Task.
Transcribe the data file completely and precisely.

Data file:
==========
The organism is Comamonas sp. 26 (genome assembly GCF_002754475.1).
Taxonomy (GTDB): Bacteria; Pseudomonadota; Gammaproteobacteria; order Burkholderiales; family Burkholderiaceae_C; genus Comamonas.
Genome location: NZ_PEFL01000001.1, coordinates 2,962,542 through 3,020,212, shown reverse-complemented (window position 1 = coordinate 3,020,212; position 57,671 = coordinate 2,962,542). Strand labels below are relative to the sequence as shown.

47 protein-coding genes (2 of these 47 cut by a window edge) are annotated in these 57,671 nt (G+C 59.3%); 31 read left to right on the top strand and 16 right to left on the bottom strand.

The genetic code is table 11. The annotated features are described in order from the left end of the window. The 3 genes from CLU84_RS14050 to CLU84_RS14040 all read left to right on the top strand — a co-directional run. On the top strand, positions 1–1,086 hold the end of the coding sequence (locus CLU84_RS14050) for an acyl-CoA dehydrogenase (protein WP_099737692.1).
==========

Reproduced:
The organism is Comamonas sp. 26 (genome assembly GCF_002754475.1).
Taxonomy (GTDB): Bacteria; Pseudomonadota; Gammaproteobacteria; order Burkholderiales; family Burkholderiaceae_C; genus Comamonas.
Genome location: NZ_PEFL01000001.1, coordinates 2,962,542 through 3,020,212, shown reverse-complemented (window position 1 = coordinate 3,020,212; position 57,671 = coordinate 2,962,542). Strand labels below are relative to the sequence as shown.

47 protein-coding genes (2 of these 47 cut by a window edge) are annotated in these 57,671 nt (G+C 59.3%); 31 read left to right on the top strand and 16 right to left on the bottom strand.

The genetic code is table 11. The annotated features are described in order from the left end of the window. The 3 genes from CLU84_RS14050 to CLU84_RS14040 all read left to right on the top strand — a co-directional run. On the top strand, positions 1–1,086 hold the end of the coding sequence (locus CLU84_RS14050) for an acyl-CoA dehydrogenase (protein WP_099737692.1).